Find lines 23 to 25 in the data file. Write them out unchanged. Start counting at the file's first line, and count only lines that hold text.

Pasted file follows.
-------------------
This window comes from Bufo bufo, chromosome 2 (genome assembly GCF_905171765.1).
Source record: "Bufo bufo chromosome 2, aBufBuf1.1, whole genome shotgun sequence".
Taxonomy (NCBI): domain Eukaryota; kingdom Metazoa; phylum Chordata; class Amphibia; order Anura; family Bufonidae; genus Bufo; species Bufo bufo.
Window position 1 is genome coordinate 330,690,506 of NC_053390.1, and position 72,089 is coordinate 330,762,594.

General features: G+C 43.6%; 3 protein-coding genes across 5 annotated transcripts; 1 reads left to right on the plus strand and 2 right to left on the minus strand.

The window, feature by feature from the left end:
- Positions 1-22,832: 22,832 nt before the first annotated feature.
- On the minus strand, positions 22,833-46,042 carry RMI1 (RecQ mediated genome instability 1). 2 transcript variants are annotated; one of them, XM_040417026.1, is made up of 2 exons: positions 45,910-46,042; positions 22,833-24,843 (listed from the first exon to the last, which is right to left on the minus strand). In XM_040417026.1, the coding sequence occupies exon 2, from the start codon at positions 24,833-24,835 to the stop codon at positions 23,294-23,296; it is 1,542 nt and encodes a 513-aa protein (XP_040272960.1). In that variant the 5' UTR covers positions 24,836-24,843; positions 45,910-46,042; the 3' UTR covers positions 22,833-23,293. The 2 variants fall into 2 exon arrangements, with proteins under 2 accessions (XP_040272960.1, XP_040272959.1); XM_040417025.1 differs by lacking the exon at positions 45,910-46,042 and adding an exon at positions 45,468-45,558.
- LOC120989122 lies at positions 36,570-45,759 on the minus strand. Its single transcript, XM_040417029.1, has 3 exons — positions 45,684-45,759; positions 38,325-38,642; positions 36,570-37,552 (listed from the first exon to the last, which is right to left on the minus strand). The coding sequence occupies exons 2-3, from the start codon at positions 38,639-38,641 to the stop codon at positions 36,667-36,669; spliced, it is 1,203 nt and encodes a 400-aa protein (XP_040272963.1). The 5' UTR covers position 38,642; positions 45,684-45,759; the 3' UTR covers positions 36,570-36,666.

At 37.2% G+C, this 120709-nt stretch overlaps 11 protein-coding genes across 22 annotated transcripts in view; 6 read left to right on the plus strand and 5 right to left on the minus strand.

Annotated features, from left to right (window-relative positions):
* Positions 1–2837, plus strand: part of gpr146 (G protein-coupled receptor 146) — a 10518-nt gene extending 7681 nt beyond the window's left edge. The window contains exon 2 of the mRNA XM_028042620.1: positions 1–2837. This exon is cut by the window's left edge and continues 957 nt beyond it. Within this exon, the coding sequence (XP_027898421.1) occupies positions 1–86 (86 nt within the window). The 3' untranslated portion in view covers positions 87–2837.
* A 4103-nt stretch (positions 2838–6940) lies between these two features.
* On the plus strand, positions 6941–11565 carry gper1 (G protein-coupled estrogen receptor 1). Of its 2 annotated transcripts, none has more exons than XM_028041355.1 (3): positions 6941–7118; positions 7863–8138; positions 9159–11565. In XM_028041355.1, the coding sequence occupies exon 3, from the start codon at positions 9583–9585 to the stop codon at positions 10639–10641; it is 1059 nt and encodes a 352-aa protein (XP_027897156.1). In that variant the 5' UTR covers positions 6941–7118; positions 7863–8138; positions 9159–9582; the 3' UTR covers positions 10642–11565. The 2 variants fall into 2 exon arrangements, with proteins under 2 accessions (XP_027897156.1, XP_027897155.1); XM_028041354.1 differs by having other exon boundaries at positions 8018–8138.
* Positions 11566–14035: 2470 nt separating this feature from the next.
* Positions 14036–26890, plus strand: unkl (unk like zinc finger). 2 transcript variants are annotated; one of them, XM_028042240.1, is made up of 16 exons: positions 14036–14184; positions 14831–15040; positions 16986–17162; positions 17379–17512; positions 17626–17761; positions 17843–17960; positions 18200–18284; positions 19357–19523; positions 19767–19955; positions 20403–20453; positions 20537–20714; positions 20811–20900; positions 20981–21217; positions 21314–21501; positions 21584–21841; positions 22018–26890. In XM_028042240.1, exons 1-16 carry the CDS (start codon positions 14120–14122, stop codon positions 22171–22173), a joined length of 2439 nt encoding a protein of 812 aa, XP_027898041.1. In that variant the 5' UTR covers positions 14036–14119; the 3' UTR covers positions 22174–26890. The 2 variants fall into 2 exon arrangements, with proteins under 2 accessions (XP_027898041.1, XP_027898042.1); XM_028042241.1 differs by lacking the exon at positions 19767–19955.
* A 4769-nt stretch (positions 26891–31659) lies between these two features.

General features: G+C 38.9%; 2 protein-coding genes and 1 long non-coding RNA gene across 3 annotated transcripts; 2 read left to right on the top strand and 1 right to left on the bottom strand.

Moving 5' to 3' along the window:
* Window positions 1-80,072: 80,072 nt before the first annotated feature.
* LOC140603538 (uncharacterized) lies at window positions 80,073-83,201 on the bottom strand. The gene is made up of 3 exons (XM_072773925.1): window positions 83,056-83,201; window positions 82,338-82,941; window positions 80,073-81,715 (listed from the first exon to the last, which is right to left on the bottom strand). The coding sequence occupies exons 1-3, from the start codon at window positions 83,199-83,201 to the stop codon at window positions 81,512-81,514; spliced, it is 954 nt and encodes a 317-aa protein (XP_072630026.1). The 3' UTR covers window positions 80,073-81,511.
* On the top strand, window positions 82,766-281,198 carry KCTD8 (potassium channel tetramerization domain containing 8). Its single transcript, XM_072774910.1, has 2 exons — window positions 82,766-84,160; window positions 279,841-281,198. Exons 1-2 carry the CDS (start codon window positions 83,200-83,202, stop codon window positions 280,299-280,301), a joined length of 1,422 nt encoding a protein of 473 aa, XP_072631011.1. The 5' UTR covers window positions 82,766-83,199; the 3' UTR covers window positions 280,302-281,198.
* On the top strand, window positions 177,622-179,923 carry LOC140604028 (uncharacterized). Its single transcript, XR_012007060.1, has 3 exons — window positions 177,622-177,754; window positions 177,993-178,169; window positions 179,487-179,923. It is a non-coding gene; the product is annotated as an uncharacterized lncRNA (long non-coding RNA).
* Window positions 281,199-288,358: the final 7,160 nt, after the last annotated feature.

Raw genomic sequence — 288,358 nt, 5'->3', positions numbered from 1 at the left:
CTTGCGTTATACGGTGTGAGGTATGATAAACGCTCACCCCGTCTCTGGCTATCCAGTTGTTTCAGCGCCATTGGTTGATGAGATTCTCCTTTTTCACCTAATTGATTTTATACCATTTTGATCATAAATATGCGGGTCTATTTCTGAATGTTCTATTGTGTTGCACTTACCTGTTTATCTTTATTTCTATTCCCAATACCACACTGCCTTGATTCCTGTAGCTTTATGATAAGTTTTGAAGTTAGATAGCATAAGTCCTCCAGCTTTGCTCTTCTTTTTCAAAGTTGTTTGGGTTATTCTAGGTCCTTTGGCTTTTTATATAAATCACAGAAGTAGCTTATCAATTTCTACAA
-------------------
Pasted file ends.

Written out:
* On the top strand, window positions 177,622-179,923 carry LOC140604028 (uncharacterized). Its single transcript, XR_012007060.1, has 3 exons — window positions 177,622-177,754; window positions 177,993-178,169; window positions 179,487-179,923. It is a non-coding gene; the product is annotated as an uncharacterized lncRNA (long non-coding RNA).
* Window positions 281,199-288,358: the final 7,160 nt, after the last annotated feature.

Raw genomic sequence — 288,358 nt, 5'->3', positions numbered from 1 at the left: